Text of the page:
Therapy for children can serve as a valuable healing band-aid! Children are often confused by divorce: because they were not in the marriage, and may well not have experienced it as destructive, they cannot understand the reason for the divorce. A therapist or counsellor can help a child to get some distance from the puzzling situation and see the picture as a whole. Keep in mind that some psychological problems might only develop later in life, as children often do not have the emotional capacity to deal with such issues if parents divorce when they are still very young (see ‘The Sleeper Effect’).And children need and deserve to be told repeatedly that the divorce is not their fault.6

    Parents can further soothe and help heal the wound by explaining to children what the divorce will mean for them in practical terms: when they will see the non-custodian parent, how often and for how long, what will happen at birthdays and school functions. Avoid the temptation of asking the children to carry messages or to tell you about your ex-spouse.

    Economic stability and routine during this time have also been proven to be helpful, while lack of stability, routine and predictability can significantly increase the negative effects of divorce.

    Something you probably won’t have thought of is some Elastoplast for you! Keep yourself healthy. For many adults, separation and divorce are among the most stressful experiences they will ever go through. Finding ways to manage your own stress is essential for you and your entire family. As my favourite South African Airways allegory for life goes: first put the mask over your own mouth before you help the person next to you. In line with this, do not allow your children to become your best friends or confidants – do consider seeing a counsellor or therapist, or a friend who is both.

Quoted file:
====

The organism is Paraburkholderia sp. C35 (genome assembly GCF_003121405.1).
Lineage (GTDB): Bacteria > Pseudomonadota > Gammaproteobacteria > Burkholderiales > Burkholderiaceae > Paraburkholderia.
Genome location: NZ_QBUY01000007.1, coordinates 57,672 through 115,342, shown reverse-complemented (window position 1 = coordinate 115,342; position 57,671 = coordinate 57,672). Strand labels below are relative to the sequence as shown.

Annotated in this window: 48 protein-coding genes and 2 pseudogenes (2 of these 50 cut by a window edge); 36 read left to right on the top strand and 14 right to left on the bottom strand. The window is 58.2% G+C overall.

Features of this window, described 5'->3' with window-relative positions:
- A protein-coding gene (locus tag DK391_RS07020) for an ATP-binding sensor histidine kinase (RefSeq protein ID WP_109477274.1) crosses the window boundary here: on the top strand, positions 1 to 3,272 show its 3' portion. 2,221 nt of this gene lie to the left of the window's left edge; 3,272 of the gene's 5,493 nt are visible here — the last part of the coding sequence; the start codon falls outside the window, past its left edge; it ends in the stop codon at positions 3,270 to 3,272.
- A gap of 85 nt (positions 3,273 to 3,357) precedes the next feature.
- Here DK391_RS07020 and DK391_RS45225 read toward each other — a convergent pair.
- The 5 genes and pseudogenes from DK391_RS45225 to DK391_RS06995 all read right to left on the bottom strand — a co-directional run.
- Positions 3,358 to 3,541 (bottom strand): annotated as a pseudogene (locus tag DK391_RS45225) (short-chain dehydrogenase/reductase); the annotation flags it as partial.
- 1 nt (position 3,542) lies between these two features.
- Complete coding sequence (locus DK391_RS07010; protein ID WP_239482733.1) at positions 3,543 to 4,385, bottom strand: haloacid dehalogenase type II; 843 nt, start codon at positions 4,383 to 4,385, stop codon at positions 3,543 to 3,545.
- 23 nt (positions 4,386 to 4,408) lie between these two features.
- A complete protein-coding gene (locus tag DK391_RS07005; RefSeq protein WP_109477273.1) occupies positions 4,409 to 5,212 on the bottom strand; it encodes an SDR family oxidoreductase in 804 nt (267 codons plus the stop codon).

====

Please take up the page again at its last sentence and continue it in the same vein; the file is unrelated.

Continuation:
Children who participate in extracurricular activities build life skills of co-operation, learn self-worth and develop healthy minds and healthy bodies.6 Get out the picnic basket and head for the great outdoors! If your budget allows for it, perhaps go for a drive to the SPCA and pick up a little homeless Rover or Spotty – this will keep your children busy in a constructive and positive manner. It’s also a very good idea to have your children’s friends over regularly, and to encourage relations with extended family members. And while you are ‘doing it green’ you could consider taking your child’s teacher for a walk, to discuss any problems that might have come up.


    I would like to conclude with a message of hope. Don’t let yourself despair, and try to look towards the future with confidence. Studies on the topic of children and divorce have shown that as little as one year after the divorce many of the children’s problems diminish, and by the end of the second year 75 to 80% of children appeared to be functioning close to normal.2

    I found the following beautifully positive image on the Internet. A parent who had successfully navigated the vicissitudes of divorce likened the process to travelling internationally with children. You don’t know what to expect, but you hope that your children will develop a willingness to be flexible, adapt to different ‘cultures’, and learn and grow throughout the challenges, rather than shrink from them. Rather than approach the process with fear and trepidation, think about what can be gained and the lessons that can be learned and expect that, with your support, your family will flourish.7 The quality of your lives does not have to be overshadowed by divorce. It will affect you, but to what extent is up to you!